And Kobold Press’ Midgard, which is steeped in Slavic legends and folklore, filled with imposing ghoul-stocked forests and tricksy gods who never reveal their motivations nor true selves, fits in my wheelhouse.

I’m also up for most Gothic-inspired horror. Baron von Strahd and Count Dracula are fearsome adversaries — plenty of room for heroics in an otherwise ink- and blood-stained milieu.

With that out of the way, however, I’d suggest that gamemasters not forgot that they should always make room for unicorns — or some other symbol of hope — in their fantasy adventures. Let a little sparkling light pierce the darkness.

I use unicorns as an example simply because in film and literature, unicorns were used to good effect in both The Last Unicorn and Legend. In war-torn lands troll- and goblin-filled, the mythical equine beast represents chastity and fidelity, an enduring quality that gives hope to good-hearted folk that they may yet triumph over oppression and tyranny.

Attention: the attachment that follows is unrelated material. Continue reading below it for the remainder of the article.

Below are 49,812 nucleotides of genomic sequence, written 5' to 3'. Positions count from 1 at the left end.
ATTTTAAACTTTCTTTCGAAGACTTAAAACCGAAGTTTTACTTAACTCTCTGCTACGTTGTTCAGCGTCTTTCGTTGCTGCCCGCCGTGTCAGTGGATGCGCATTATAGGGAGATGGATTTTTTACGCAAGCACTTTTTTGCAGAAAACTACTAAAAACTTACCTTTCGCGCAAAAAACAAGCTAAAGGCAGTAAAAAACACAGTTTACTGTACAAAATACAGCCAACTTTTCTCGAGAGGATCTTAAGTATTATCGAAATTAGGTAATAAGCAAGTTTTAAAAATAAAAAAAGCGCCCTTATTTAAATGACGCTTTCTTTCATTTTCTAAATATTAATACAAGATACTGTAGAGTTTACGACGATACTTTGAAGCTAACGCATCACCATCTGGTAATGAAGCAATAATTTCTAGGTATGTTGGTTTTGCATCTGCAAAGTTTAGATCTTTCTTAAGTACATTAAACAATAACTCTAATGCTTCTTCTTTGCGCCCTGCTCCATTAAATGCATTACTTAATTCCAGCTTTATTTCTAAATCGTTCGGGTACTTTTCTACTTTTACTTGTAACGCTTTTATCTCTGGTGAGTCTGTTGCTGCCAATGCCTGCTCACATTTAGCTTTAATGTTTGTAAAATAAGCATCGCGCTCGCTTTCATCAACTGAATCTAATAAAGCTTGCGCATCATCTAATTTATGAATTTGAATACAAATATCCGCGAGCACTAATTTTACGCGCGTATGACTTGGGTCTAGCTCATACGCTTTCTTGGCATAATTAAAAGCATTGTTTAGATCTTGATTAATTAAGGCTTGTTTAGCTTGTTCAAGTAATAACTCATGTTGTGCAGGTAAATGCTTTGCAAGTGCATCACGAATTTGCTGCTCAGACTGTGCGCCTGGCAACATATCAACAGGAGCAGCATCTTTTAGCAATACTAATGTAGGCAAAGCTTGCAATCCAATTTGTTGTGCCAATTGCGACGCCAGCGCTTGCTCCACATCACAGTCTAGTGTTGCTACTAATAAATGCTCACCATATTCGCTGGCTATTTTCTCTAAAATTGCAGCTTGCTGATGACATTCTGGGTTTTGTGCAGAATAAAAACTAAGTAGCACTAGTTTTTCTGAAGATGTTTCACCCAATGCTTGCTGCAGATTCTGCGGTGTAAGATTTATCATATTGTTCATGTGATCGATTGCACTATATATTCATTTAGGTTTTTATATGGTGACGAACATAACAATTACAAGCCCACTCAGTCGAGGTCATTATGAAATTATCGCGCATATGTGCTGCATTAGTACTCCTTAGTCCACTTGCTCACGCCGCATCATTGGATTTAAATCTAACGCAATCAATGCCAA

But, of course, the maiden’s lure need not be the only bright light in your setting. Consider salting your universe with any of these options if you feel unicorns are a tad to cliche.

Dog. The “master’s hound” has represented fidelity and obedience for centuries, but was a powerful symbol during the middle ages. Dogs of great heroes have been recorded in many legends, King Arthur’s favorite hound was Cavall, and Ulysses’s dog was Argos — who recognized his master from his return from Troy and then died of joy. In fantasy gaming, a hound archon is one of the great celestials.

Elephant. A Danish order of knighthood that once consisted of 30 knights. Although a “white elephant” carries the connotation of a burden, the King of the White Elephant was a title born by the great king of Ava (Myanmar).